In the imaginary land of Prydain, where "evil is never distant," Prince Gwydion faces dangers more threatening than have ever been dreamed of. It has become imperative that the Black Cauldron, chief implement of the evil powers of Arawn, lord of the Land of Death, be destroyed.
For each of the warriors chosen to journey to Arawn's domain, the quest has special meaning. To Ellidyr, the youngest son of an impoverished king, it means a chance to satisfy his bitter longing for fame. For Adaon, beloved for his gentleness and bravery, the quest is an omen whose significance he dreads to discover. And to Taran, Assistant Pig-Keeper, the adventure seems a glorious opportunity to wear his first sword, and be a man among men.
In this story, filled with great sacrifice and great adventure, each warrior fulfills his destiny in ways entirely unforeseen.Buy on Amazon | Goodreads
I liked this one much better than The Book of Three. I don’t know if it’s because I’m more used to Mr. Lloyd’s writing style or just because it is better, but whatever the reason, I loved it.
The story flows so smoothly and yet so enticingly– there’s plenty of action and thrills, but even better there’s been CHARACTER GROWTH! Just as I hoped for!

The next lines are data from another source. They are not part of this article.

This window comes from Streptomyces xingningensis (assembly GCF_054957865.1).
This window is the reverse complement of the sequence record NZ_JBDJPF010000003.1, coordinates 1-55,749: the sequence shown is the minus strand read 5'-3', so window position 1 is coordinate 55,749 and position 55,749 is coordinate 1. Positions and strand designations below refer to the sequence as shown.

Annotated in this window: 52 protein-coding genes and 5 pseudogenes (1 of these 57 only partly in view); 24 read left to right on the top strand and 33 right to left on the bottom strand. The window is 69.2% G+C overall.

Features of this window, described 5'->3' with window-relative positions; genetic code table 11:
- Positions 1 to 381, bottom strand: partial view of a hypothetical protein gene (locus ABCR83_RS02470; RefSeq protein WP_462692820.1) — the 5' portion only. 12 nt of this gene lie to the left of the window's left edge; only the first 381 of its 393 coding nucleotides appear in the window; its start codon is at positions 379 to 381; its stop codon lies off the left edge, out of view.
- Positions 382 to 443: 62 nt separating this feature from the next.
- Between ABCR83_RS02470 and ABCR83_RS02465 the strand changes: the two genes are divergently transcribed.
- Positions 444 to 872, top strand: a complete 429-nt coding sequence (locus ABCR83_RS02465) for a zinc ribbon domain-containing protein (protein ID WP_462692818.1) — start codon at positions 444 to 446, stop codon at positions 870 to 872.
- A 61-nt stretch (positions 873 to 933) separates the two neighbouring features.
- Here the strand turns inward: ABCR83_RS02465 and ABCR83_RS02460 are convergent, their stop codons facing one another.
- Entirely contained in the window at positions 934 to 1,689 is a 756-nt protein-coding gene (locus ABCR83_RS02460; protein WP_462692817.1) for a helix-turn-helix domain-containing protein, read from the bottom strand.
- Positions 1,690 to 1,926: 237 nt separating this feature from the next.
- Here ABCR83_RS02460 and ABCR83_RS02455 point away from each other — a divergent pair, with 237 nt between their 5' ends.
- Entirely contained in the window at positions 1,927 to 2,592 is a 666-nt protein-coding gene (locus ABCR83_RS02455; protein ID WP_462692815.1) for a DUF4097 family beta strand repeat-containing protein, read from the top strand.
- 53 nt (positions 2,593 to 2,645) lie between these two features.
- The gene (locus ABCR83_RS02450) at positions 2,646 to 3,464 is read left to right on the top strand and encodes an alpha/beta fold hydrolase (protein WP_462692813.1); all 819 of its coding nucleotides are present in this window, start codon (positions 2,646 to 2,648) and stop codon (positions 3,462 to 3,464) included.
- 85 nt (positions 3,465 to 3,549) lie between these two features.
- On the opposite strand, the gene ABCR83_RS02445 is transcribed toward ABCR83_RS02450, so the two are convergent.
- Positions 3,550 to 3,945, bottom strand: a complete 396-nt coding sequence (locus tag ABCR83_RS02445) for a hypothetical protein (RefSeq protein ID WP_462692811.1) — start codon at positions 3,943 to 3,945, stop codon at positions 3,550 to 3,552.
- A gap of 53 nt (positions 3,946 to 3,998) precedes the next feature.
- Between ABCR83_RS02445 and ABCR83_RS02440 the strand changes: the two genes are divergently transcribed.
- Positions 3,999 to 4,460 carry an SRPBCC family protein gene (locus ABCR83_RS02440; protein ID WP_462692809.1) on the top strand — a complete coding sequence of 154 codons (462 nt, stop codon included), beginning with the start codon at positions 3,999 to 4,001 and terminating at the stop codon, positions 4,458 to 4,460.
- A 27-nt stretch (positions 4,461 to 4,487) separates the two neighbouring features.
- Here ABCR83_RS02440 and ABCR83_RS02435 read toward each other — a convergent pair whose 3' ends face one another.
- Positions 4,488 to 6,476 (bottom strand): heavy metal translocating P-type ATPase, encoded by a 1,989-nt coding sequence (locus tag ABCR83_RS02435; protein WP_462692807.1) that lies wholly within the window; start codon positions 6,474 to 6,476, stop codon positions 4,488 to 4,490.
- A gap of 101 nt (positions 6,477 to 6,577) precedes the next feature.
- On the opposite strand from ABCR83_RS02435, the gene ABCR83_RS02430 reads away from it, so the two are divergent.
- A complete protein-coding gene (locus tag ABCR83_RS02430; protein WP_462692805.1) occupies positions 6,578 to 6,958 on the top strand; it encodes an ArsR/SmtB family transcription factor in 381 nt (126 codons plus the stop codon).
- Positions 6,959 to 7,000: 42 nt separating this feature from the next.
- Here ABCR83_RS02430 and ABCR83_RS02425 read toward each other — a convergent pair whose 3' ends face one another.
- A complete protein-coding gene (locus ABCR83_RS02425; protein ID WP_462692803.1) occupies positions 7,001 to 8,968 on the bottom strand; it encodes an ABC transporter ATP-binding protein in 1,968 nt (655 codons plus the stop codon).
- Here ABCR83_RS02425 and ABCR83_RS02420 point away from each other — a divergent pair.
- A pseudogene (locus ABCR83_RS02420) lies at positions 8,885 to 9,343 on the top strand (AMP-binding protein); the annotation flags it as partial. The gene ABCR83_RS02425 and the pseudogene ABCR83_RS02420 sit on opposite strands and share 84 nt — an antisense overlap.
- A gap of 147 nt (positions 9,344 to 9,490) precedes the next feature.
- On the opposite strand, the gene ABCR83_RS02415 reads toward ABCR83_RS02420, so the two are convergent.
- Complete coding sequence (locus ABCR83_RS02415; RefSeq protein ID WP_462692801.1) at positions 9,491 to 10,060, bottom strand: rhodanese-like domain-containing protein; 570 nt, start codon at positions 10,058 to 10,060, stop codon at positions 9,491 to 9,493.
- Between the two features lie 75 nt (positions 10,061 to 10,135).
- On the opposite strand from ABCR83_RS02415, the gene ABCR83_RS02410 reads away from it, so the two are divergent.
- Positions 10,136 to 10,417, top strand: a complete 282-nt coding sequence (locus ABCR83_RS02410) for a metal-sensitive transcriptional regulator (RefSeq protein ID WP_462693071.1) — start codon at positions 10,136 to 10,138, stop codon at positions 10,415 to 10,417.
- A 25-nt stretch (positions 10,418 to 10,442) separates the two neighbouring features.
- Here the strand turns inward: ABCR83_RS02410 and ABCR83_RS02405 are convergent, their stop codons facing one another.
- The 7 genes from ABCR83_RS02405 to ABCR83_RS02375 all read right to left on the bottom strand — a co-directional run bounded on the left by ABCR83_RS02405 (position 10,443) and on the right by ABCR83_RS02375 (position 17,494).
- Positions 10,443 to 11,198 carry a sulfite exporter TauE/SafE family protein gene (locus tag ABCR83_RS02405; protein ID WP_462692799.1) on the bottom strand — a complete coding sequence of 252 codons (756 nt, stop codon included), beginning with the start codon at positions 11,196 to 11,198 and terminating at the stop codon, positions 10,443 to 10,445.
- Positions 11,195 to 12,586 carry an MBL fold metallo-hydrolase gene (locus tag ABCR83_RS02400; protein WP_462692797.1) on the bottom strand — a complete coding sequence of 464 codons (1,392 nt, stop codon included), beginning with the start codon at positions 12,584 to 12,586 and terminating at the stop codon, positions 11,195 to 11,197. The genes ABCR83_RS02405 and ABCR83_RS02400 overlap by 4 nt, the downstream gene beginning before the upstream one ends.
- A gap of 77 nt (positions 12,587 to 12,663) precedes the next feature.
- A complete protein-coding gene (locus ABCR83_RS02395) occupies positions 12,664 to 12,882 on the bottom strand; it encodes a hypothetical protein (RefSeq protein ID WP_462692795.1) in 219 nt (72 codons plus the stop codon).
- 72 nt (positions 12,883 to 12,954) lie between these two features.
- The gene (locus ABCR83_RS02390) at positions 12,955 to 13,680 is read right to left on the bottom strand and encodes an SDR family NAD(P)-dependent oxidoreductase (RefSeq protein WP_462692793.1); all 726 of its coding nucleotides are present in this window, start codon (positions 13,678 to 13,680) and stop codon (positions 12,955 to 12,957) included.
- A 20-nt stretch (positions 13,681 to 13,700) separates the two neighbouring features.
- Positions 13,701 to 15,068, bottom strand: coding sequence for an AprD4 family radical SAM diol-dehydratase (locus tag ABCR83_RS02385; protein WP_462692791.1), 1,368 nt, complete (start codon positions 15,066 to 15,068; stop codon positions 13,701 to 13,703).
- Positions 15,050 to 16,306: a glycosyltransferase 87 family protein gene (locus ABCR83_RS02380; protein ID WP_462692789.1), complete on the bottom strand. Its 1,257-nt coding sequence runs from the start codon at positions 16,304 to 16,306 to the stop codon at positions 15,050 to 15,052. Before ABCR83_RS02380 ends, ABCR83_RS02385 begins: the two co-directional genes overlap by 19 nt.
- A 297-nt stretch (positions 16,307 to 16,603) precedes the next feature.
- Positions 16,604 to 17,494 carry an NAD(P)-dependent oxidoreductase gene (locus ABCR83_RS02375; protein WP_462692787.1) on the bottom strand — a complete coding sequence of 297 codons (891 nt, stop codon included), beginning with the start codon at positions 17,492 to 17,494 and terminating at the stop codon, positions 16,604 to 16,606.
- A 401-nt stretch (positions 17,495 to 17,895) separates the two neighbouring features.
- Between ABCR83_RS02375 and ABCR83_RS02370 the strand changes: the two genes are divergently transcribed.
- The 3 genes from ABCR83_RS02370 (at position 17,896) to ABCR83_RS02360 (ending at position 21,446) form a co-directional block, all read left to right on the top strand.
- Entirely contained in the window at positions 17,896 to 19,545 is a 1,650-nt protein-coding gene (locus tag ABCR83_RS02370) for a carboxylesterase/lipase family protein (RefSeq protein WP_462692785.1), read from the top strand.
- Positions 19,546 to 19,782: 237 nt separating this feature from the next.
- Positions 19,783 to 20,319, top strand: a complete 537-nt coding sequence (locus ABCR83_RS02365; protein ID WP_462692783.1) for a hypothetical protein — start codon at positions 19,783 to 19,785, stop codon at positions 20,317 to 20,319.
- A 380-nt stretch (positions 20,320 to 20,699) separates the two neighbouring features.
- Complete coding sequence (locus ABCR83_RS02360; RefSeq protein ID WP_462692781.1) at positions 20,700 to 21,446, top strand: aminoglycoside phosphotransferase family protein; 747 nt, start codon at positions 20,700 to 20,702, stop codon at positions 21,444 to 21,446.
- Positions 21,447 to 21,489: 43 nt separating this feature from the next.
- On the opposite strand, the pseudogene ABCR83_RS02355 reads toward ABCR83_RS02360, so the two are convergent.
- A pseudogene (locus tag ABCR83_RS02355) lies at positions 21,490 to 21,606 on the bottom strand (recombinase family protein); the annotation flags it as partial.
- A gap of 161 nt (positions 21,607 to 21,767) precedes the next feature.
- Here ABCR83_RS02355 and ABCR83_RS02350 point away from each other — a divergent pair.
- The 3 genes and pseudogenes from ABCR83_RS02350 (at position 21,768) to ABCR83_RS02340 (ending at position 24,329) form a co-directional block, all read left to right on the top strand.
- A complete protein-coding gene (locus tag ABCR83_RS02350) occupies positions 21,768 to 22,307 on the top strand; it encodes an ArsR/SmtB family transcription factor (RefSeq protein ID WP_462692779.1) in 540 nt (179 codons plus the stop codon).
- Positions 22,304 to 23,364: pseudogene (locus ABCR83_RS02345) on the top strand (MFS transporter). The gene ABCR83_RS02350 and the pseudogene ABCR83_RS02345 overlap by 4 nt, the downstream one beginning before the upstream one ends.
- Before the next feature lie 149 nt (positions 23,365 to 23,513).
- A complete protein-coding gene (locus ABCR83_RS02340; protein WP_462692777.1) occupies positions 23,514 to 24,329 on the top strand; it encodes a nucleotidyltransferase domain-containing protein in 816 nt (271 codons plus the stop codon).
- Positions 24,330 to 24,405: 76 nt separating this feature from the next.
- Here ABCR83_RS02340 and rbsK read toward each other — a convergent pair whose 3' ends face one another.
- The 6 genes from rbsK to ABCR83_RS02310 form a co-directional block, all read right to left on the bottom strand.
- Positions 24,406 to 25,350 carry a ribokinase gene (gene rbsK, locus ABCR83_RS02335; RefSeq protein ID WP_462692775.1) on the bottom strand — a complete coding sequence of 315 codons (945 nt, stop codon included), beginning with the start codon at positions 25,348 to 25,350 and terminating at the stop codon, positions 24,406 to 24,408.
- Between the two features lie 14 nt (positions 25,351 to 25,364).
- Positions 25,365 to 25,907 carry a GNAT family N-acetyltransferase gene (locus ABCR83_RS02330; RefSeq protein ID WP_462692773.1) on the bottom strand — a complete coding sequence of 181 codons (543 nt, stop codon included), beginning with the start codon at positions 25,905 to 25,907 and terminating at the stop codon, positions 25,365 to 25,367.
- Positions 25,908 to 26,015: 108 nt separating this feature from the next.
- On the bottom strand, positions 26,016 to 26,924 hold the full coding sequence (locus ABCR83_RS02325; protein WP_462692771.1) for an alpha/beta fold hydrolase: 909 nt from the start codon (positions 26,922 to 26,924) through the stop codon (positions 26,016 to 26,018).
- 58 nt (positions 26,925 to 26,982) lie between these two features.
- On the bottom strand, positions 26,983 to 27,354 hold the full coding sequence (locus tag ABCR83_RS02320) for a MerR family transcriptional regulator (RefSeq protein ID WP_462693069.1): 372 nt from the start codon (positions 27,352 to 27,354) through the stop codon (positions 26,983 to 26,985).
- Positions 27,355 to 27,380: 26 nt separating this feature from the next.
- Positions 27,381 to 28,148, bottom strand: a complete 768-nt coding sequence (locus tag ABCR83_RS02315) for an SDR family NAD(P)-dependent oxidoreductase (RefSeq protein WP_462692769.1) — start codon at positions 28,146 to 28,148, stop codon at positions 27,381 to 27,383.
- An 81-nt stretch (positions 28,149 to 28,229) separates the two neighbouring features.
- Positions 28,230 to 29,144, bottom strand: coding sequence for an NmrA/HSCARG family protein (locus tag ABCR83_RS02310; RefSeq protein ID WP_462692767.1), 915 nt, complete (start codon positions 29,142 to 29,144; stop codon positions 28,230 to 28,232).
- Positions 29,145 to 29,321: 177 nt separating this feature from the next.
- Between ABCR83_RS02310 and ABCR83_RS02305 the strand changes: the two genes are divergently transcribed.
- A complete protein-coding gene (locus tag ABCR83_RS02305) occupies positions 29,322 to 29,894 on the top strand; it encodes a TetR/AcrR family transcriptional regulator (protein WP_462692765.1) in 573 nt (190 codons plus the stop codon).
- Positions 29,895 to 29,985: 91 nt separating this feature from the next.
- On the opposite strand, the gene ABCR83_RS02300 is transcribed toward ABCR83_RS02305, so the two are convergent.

I like Taran much better, too, and I’m glad that he’s acting more like the young man he is and not like a fanboy. Pretty much all the other characters act the same as they were in the first book, but I didn’t mind as much as I probably normally would. There’s new characters to occupy my thoughts, too, and though I guessed that one of them would kick it (it helped that it was pretty heavily foreshadowed), I did not guess what the other character would do. I was so happily surprised! I can’t say much more for fear of spoilers, but I was very pleased with the ending (though it was rather sad).
I thought it was very interesting that the older characters didn’t want to go to war, but thought it necessary to protect the country. The younger characters, on the other hand, very much were in favor of fighting any and all villains. By the end– and, alright, this is a bit of a spoiler– they learn that war isn’t all it’s cracked up to be, and that being an adult is much harder than being a kid. A nice little lesson, without any heavy-handedness that my paraphrasing might have implied.
At this rate, the third book should be even better than the second. I look forward to finding out!
And finally– I’m not sure what’s “revised” about this book; anyone know?
Read: February 2009